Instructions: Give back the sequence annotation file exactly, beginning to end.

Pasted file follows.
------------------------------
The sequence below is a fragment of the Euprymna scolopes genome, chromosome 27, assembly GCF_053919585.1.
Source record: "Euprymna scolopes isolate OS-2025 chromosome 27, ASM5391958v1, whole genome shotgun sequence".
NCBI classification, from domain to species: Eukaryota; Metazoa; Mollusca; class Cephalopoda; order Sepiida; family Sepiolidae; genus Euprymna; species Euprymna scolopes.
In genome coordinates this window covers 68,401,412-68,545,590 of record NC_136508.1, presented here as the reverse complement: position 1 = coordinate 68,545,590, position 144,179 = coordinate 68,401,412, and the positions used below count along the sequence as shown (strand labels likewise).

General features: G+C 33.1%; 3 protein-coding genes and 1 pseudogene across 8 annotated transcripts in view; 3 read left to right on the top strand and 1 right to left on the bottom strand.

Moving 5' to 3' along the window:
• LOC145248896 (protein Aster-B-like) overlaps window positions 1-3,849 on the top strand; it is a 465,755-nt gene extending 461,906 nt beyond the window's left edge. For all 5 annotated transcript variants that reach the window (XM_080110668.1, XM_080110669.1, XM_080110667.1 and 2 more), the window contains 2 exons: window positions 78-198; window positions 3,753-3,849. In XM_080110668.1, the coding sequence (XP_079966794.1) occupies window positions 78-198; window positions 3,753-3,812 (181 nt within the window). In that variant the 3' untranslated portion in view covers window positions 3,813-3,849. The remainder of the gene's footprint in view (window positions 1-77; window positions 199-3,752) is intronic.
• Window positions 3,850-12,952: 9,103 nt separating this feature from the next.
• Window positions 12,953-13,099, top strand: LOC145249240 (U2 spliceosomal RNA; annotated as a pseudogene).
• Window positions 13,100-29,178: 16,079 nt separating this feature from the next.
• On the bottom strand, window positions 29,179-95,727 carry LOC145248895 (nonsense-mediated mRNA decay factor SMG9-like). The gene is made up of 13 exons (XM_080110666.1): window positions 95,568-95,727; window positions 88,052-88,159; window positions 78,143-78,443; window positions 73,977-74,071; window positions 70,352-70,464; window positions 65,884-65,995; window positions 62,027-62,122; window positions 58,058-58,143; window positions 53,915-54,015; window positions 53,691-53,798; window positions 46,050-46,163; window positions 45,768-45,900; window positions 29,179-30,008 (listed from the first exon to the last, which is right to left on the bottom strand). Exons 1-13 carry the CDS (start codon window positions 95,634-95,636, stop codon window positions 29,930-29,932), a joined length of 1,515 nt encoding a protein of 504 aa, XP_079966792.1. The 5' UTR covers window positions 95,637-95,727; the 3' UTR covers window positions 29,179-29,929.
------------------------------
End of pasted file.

The sequence below is a fragment of the Euprymna scolopes genome, chromosome 27, assembly GCF_053919585.1.
Source record: "Euprymna scolopes isolate OS-2025 chromosome 27, ASM5391958v1, whole genome shotgun sequence".
NCBI classification, from domain to species: Eukaryota; Metazoa; Mollusca; class Cephalopoda; order Sepiida; family Sepiolidae; genus Euprymna; species Euprymna scolopes.
In genome coordinates this window covers 68,401,412-68,545,590 of record NC_136508.1, presented here as the reverse complement: position 1 = coordinate 68,545,590, position 144,179 = coordinate 68,401,412, and the positions used below count along the sequence as shown (strand labels likewise).

General features: G+C 33.1%; 3 protein-coding genes and 1 pseudogene across 8 annotated transcripts in view; 3 read left to right on the top strand and 1 right to left on the bottom strand.

Moving 5' to 3' along the window:
• LOC145248896 (protein Aster-B-like) overlaps window positions 1-3,849 on the top strand; it is a 465,755-nt gene extending 461,906 nt beyond the window's left edge. For all 5 annotated transcript variants that reach the window (XM_080110668.1, XM_080110669.1, XM_080110667.1 and 2 more), the window contains 2 exons: window positions 78-198; window positions 3,753-3,849. In XM_080110668.1, the coding sequence (XP_079966794.1) occupies window positions 78-198; window positions 3,753-3,812 (181 nt within the window). In that variant the 3' untranslated portion in view covers window positions 3,813-3,849. The remainder of the gene's footprint in view (window positions 1-77; window positions 199-3,752) is intronic.
• Window positions 3,850-12,952: 9,103 nt separating this feature from the next.
• Window positions 12,953-13,099, top strand: LOC145249240 (U2 spliceosomal RNA; annotated as a pseudogene).
• Window positions 13,100-29,178: 16,079 nt separating this feature from the next.
• On the bottom strand, window positions 29,179-95,727 carry LOC145248895 (nonsense-mediated mRNA decay factor SMG9-like). The gene is made up of 13 exons (XM_080110666.1): window positions 95,568-95,727; window positions 88,052-88,159; window positions 78,143-78,443; window positions 73,977-74,071; window positions 70,352-70,464; window positions 65,884-65,995; window positions 62,027-62,122; window positions 58,058-58,143; window positions 53,915-54,015; window positions 53,691-53,798; window positions 46,050-46,163; window positions 45,768-45,900; window positions 29,179-30,008 (listed from the first exon to the last, which is right to left on the bottom strand). Exons 1-13 carry the CDS (start codon window positions 95,634-95,636, stop codon window positions 29,930-29,932), a joined length of 1,515 nt encoding a protein of 504 aa, XP_079966792.1. The 5' UTR covers window positions 95,637-95,727; the 3' UTR covers window positions 29,179-29,929.